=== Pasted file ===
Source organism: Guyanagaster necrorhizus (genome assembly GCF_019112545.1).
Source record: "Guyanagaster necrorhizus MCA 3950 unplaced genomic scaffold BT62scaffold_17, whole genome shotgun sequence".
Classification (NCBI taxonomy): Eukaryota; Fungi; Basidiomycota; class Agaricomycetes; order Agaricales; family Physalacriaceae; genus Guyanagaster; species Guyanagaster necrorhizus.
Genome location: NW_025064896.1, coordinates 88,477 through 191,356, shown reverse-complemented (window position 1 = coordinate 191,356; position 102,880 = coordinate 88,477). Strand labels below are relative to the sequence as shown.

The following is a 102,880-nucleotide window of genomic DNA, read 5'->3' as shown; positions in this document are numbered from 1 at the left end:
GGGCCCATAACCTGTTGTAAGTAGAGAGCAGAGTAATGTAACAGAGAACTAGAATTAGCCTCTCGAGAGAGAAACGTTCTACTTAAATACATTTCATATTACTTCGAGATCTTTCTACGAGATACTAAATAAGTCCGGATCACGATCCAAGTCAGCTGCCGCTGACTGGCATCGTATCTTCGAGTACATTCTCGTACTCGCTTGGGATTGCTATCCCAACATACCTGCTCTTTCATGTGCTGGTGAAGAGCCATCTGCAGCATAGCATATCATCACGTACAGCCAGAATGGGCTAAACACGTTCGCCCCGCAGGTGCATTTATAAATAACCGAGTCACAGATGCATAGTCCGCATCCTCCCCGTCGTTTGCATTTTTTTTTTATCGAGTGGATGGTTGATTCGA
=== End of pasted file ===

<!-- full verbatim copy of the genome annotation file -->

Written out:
Source organism: Guyanagaster necrorhizus (genome assembly GCF_019112545.1).
Source record: "Guyanagaster necrorhizus MCA 3950 unplaced genomic scaffold BT62scaffold_17, whole genome shotgun sequence".
Classification (NCBI taxonomy): Eukaryota; Fungi; Basidiomycota; class Agaricomycetes; order Agaricales; family Physalacriaceae; genus Guyanagaster; species Guyanagaster necrorhizus.
Genome location: NW_025064896.1, coordinates 88,477 through 191,356, shown reverse-complemented (window position 1 = coordinate 191,356; position 102,880 = coordinate 88,477). Strand labels below are relative to the sequence as shown.

The following is a 102,880-nucleotide window of genomic DNA, read 5'->3' as shown; positions in this document are numbered from 1 at the left end:
GGGCCCATAACCTGTTGTAAGTAGAGAGCAGAGTAATGTAACAGAGAACTAGAATTAGCCTCTCGAGAGAGAAACGTTCTACTTAAATACATTTCATATTACTTCGAGATCTTTCTACGAGATACTAAATAAGTCCGGATCACGATCCAAGTCAGCTGCCGCTGACTGGCATCGTATCTTCGAGTACATTCTCGTACTCGCTTGGGATTGCTATCCCAACATACCTGCTCTTTCATGTGCTGGTGAAGAGCCATCTGCAGCATAGCATATCATCACGTACAGCCAGAATGGGCTAAACACGTTCGCCCCGCAGGTGCATTTATAAATAACCGAGTCACAGATGCATAGTCCGCATCCTCCCCGTCGTTTGCATTTTTTTTTTATCGAGTGGATGGTTGATTCGA